Cyberattacking Indian Energy and Defense Sectors with Malware Disguised as an Air Force Invitation


Cyberattacking Indian Energy and Defense Sectors with Malware Disguised as an Air Force Invitation

Unidentified threat actors have been targeting energy businesses as well as government organizations in India with the intention of distributing a modified version of HackBrowserData, an open-source info stealer malware, and, in some instances, exfiltrating sensitive data via Slack as a command-and-control (C2) platform.

“The info stealer was transmitted by a phishing email appearing as an invitation letter from the Indian Air Force,” EclecticIQ researcher ArdaBüyükkaya stated in a report released on 27th March 2024.

“The intruder employed Slack channels as exfiltration points for uploading sensitive internal files, classified email messages, and cached web browser records after the malware’s execution.”

The initiative, which commenced on March 7, 2024, was designated Operation FlightNight by the Dutch cybersecurity company in relation to the Slack channels managed by the adversary.

The nefarious activity targets numerous government entities in India, including those that are involved in IT governance, national defense, electronic communications, and IT communications.

It is purported that the threat actor effectively infiltrated private energy firms, acquiring financial documents, employee personal information, and data pertaining to oil and gas exploration operations. A cumulative amount of 8.81 GB of data has been compromised throughout the duration of the campaign.

The assault series commences with a phishing message that attaches an ISO file (“invite.iso”) to the mounted optical disk image. This ISO file, in turn, comprises a Windows shortcut (LNK) that initiates the execution of a concealed binary (“scholar.exe”).

At the same time, the victim is presented with an enticing PDF file that appears as an invitation letter from the Indian Air Force. All the while, the malware stealthily acquires documents and cached web browser data, which it then transfers to FlightNight, an actor-controlled Slack channel.

The malicious software is a modified iteration of HackBrowserData, which surpasses its primary function of stealing browser data by also enabling unauthorized access to documents (including Microsoft Office, PDFs, and SQL database files), communication via Slack, and enhanced evasion of detection through the use of obfuscation techniques.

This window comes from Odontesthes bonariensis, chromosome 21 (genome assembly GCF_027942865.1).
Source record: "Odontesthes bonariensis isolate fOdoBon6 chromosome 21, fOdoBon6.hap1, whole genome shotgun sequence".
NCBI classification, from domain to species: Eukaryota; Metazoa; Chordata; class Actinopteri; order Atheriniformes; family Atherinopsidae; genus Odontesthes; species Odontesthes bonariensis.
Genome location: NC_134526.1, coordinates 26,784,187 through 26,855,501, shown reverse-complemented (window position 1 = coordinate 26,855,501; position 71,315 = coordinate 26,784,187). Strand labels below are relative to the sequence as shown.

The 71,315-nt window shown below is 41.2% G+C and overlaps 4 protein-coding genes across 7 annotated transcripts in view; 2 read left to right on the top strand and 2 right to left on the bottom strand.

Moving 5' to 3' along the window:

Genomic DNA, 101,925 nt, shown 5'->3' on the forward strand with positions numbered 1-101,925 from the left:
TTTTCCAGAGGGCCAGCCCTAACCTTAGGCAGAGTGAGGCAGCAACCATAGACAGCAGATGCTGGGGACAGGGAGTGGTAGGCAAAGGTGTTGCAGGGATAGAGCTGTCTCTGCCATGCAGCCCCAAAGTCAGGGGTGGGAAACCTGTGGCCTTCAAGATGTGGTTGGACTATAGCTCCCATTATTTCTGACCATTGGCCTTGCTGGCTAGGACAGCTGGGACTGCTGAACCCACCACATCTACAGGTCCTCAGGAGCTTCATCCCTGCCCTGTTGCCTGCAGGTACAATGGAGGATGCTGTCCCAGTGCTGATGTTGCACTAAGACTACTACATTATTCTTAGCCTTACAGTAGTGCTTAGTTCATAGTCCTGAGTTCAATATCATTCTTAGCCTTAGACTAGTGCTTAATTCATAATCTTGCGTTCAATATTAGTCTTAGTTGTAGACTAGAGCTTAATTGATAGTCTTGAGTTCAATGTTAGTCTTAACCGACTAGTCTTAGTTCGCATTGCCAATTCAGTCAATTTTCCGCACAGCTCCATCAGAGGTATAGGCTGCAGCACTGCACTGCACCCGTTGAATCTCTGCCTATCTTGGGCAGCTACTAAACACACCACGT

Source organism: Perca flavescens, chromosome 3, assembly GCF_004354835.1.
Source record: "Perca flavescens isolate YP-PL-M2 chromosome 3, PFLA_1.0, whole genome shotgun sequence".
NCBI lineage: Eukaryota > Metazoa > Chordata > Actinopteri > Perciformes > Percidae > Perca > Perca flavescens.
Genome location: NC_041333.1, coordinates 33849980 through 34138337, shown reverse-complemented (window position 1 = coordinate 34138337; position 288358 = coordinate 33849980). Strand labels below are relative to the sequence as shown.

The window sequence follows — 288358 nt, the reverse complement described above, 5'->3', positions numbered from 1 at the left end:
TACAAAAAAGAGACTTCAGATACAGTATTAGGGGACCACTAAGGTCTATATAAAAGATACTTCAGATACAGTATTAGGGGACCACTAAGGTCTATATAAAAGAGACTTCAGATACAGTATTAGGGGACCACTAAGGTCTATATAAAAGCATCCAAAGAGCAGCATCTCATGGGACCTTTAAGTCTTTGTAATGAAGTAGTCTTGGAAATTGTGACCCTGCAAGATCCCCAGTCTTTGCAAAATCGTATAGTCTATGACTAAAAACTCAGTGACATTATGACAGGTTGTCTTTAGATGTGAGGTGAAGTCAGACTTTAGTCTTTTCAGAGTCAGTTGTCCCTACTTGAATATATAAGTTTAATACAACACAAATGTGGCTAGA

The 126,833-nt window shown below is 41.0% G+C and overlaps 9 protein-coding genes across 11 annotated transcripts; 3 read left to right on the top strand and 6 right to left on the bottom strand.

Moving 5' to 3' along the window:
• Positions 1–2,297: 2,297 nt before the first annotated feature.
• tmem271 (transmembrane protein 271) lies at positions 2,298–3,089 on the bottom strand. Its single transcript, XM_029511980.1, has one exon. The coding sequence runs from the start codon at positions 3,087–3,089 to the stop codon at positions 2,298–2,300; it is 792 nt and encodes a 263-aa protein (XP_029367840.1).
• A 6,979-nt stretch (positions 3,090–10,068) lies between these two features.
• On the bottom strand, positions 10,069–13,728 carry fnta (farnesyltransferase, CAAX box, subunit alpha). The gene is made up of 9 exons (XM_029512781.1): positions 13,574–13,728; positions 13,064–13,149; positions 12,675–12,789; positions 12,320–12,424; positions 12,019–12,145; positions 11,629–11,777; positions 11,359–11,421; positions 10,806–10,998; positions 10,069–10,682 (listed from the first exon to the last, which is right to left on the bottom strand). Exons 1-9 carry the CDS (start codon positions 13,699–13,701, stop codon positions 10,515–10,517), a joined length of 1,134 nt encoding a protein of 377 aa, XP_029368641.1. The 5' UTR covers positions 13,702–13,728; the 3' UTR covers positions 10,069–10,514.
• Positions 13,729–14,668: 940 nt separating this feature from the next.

There is suspicion that the threat actor obtained the dummy PDF during a prior intrusion, as behavioral resemblances can be traced back to a phishing campaign that targeted the Indian Air Force using GoStealer, a Go-based stealer.

In the middle of January 2024, an Indian security researcher operating under the alias xelemental (@ElementalX2) divulged information regarding the activity.

The GoStealer infection sequence closely resembles that of FlightNight; it utilizes lures with a procurement theme (“SU-30 Aircraft Procurement.iso”) to trick the system into displaying a bogus file. The stealer payload is then executed to illicitly transfer sensitive data through Slack.

By modifying openly accessible offensive tools and repurposing authorized infrastructure, such as Slack, which is widely used in enterprise settings, threat actors can effectively evade detection, save time and money on development, and reduce their operational footprint.

Additionally, the increased efficiency facilitates the execution of targeted attacks, enabling inexperienced and aspiring cybercriminals to promptly exploit the situation and cause substantial harm to organizations.

“Operation FlightNight and the GoStealer operation demonstrate an easy yet successful strategy by threat actors to employ open-source tools for cyber spying,” Büyükkaya reported.

“This underlines the constantly changing environment of cyber threats, wherein attackers exploit widely used open-source offensive tools and platforms to accomplish their goals with a low risk of detection and investment.”

About The Author:

Yogesh Naager is a content marketer who specializes in the cybersecurity and B2B space.  Besides writing for the News4Hackers blog, he’s also written for brands including CollegeDunia, Utsav Fashion, and NASSCOM.  Naager entered the field of content in an unusual way.  He began his career as an insurance sales executive, where he developed an interest in simplifying difficult concepts.  He also combines this interest with a love of narrative, which makes him a good writer in the cybersecurity field.  In the bottom line, he frequently writes for Craw Security.


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